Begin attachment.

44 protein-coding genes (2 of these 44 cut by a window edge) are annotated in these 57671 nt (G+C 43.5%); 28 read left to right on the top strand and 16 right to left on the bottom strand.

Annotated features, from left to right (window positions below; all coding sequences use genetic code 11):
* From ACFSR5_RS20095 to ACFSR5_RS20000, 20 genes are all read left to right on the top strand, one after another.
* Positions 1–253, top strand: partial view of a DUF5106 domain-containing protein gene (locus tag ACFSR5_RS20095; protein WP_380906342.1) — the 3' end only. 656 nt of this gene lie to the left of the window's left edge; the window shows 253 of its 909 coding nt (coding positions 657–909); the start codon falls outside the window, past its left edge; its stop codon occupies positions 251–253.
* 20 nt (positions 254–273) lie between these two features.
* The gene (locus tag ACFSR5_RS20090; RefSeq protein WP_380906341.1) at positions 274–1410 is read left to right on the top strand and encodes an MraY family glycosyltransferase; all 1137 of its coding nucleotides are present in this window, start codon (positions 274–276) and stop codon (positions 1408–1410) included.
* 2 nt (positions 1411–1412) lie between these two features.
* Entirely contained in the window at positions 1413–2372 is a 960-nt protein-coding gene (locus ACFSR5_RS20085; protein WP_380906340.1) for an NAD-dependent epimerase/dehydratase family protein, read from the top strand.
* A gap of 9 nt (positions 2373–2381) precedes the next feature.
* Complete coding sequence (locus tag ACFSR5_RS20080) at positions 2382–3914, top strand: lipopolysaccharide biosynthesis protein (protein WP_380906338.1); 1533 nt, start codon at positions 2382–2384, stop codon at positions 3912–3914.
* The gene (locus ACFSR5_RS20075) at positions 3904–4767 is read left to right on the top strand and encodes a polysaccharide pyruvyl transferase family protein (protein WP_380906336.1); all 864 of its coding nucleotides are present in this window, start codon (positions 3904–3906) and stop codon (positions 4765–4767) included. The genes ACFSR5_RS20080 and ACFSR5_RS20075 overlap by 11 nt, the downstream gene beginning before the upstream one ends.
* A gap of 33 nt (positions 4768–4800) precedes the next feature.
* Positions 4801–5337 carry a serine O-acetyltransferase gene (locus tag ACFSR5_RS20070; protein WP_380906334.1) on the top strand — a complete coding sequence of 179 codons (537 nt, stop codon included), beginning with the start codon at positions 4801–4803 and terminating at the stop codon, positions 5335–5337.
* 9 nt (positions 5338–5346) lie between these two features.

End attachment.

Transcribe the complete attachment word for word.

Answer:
44 protein-coding genes (2 of these 44 cut by a window edge) are annotated in these 57671 nt (G+C 43.5%); 28 read left to right on the top strand and 16 right to left on the bottom strand.

Annotated features, from left to right (window positions below; all coding sequences use genetic code 11):
* From ACFSR5_RS20095 to ACFSR5_RS20000, 20 genes are all read left to right on the top strand, one after another.
* Positions 1–253, top strand: partial view of a DUF5106 domain-containing protein gene (locus tag ACFSR5_RS20095; protein WP_380906342.1) — the 3' end only. 656 nt of this gene lie to the left of the window's left edge; the window shows 253 of its 909 coding nt (coding positions 657–909); the start codon falls outside the window, past its left edge; its stop codon occupies positions 251–253.
* 20 nt (positions 254–273) lie between these two features.
* The gene (locus tag ACFSR5_RS20090; RefSeq protein WP_380906341.1) at positions 274–1410 is read left to right on the top strand and encodes an MraY family glycosyltransferase; all 1137 of its coding nucleotides are present in this window, start codon (positions 274–276) and stop codon (positions 1408–1410) included.
* 2 nt (positions 1411–1412) lie between these two features.
* Entirely contained in the window at positions 1413–2372 is a 960-nt protein-coding gene (locus ACFSR5_RS20085; protein WP_380906340.1) for an NAD-dependent epimerase/dehydratase family protein, read from the top strand.
* A gap of 9 nt (positions 2373–2381) precedes the next feature.
* Complete coding sequence (locus tag ACFSR5_RS20080) at positions 2382–3914, top strand: lipopolysaccharide biosynthesis protein (protein WP_380906338.1); 1533 nt, start codon at positions 2382–2384, stop codon at positions 3912–3914.
* The gene (locus ACFSR5_RS20075) at positions 3904–4767 is read left to right on the top strand and encodes a polysaccharide pyruvyl transferase family protein (protein WP_380906336.1); all 864 of its coding nucleotides are present in this window, start codon (positions 3904–3906) and stop codon (positions 4765–4767) included. The genes ACFSR5_RS20080 and ACFSR5_RS20075 overlap by 11 nt, the downstream gene beginning before the upstream one ends.
* A gap of 33 nt (positions 4768–4800) precedes the next feature.
* Positions 4801–5337 carry a serine O-acetyltransferase gene (locus tag ACFSR5_RS20070; protein WP_380906334.1) on the top strand — a complete coding sequence of 179 codons (537 nt, stop codon included), beginning with the start codon at positions 4801–4803 and terminating at the stop codon, positions 5335–5337.
* 9 nt (positions 5338–5346) lie between these two features.